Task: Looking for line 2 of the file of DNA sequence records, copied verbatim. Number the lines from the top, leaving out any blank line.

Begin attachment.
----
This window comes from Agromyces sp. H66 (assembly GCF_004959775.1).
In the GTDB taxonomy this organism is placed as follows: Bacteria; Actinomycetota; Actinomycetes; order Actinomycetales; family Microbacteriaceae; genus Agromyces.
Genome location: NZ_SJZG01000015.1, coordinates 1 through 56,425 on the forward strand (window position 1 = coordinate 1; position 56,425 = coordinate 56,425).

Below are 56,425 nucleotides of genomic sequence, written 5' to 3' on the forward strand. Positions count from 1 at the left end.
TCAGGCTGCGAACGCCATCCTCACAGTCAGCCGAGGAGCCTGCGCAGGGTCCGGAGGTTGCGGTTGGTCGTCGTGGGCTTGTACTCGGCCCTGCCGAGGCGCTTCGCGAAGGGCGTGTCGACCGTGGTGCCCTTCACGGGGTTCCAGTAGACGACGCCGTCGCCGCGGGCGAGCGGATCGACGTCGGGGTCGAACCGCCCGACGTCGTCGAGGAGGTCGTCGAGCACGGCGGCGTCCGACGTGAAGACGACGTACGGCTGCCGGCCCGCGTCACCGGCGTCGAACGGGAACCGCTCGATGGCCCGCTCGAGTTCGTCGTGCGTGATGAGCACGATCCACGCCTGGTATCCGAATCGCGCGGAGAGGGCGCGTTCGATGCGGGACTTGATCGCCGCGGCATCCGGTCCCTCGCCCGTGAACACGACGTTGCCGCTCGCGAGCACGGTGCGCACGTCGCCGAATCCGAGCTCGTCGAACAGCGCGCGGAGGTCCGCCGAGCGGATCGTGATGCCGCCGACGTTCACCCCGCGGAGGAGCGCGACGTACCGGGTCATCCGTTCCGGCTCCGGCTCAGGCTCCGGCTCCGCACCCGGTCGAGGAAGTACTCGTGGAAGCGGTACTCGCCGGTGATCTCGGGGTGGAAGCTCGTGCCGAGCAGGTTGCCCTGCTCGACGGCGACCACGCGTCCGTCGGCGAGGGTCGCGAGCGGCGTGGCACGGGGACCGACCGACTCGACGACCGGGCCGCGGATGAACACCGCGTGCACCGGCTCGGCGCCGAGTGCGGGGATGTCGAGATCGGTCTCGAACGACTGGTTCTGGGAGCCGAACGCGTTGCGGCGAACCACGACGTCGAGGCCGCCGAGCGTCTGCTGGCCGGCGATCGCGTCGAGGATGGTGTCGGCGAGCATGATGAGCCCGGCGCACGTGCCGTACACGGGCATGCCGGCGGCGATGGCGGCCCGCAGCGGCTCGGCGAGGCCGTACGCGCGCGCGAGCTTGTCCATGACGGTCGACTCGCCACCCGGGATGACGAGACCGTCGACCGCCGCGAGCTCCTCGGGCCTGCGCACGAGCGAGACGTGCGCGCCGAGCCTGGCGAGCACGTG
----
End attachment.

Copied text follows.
In the GTDB taxonomy this organism is placed as follows: Bacteria; Actinomycetota; Actinomycetes; order Actinomycetales; family Microbacteriaceae; genus Agromyces.